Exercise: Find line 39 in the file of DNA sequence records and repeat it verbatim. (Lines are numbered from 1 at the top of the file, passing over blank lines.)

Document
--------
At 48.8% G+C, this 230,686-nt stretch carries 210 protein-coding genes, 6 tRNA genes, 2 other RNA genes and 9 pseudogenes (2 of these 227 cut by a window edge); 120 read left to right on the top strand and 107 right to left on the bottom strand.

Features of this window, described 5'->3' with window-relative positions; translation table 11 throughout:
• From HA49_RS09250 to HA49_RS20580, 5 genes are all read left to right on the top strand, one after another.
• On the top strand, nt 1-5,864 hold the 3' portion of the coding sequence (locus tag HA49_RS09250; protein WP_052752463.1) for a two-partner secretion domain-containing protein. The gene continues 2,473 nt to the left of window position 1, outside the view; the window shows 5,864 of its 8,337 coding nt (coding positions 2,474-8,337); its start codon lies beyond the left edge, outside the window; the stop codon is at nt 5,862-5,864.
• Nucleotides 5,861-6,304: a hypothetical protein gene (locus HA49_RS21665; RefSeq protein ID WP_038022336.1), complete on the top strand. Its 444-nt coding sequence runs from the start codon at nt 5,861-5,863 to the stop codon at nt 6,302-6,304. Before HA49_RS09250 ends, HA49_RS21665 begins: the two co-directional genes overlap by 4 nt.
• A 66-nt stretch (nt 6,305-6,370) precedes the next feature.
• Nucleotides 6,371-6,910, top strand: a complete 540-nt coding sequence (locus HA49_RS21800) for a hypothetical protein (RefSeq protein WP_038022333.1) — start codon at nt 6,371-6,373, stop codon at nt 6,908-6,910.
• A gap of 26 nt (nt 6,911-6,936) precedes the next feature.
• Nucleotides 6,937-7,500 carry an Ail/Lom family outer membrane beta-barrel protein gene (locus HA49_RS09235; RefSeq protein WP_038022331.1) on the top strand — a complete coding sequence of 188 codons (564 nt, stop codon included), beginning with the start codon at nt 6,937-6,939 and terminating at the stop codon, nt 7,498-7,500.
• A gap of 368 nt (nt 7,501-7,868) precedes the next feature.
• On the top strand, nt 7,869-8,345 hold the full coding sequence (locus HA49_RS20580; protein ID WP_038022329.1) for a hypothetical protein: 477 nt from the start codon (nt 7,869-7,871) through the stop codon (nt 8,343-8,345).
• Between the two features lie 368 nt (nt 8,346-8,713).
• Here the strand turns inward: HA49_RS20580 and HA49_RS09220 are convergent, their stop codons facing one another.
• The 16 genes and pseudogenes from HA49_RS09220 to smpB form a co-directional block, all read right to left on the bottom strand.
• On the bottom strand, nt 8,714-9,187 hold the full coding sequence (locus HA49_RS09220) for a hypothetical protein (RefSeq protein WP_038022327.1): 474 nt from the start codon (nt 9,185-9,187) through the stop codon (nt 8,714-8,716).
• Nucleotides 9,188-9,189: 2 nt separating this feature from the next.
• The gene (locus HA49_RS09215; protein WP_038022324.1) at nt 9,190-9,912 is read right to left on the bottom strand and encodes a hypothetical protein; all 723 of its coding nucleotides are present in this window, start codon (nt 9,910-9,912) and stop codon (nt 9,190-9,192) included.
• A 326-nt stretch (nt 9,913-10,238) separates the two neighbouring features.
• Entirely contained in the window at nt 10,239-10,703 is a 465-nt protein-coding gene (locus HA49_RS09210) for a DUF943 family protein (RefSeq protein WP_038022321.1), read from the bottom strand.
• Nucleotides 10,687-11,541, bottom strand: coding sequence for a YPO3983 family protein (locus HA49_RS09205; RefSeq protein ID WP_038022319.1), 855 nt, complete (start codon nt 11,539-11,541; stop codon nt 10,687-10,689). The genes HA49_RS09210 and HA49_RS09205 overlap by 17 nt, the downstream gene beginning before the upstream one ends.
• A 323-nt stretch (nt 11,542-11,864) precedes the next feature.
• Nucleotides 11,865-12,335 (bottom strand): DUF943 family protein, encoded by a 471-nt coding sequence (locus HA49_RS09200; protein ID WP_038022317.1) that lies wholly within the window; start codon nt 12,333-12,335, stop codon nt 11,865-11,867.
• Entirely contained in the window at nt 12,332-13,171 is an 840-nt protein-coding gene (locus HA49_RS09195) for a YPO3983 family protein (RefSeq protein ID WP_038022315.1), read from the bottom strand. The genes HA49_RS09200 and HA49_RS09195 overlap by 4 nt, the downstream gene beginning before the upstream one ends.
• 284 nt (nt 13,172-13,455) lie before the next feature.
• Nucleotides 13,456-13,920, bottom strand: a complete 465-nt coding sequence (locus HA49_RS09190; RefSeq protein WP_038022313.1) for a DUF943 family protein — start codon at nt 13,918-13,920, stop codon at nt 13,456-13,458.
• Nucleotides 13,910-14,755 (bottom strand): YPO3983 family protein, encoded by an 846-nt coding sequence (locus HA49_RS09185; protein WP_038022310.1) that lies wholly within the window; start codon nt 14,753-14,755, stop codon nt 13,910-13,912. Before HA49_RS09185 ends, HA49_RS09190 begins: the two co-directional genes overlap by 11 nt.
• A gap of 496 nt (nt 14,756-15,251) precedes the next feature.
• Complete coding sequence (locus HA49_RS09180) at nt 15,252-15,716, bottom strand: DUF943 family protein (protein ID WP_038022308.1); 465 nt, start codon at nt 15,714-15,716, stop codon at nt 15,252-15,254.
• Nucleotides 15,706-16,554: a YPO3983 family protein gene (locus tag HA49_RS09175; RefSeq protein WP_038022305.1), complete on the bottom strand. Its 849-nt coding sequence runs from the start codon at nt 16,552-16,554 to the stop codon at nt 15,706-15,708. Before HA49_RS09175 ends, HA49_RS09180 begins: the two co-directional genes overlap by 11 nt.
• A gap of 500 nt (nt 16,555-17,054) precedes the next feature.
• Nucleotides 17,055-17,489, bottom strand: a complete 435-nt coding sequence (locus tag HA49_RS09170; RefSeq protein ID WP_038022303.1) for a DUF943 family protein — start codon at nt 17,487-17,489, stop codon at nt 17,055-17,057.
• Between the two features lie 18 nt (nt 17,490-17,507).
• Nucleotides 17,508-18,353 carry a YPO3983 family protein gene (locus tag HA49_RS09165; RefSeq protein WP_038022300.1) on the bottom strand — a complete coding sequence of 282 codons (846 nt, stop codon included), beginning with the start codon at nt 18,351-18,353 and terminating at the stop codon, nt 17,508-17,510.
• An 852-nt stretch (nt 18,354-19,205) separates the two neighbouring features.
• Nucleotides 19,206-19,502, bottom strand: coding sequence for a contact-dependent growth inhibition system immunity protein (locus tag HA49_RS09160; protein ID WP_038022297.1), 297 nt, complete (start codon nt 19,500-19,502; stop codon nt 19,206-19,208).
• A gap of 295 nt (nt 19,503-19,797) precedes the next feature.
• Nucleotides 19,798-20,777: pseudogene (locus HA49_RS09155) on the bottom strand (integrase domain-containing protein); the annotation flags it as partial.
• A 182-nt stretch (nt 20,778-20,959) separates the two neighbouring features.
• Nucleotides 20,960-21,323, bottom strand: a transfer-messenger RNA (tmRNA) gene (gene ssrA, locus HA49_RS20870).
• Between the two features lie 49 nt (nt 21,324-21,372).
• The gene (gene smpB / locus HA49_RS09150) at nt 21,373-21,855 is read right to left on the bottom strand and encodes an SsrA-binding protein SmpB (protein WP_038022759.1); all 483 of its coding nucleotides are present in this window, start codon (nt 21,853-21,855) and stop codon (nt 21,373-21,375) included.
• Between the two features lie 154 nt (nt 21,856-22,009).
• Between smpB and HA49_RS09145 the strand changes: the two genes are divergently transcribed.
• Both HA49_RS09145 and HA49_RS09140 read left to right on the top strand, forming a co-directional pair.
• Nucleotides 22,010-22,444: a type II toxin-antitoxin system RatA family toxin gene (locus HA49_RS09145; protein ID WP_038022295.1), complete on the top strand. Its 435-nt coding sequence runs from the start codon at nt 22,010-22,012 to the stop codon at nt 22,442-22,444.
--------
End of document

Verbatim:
• Nucleotides 20,960-21,323, bottom strand: a transfer-messenger RNA (tmRNA) gene (gene ssrA, locus HA49_RS20870).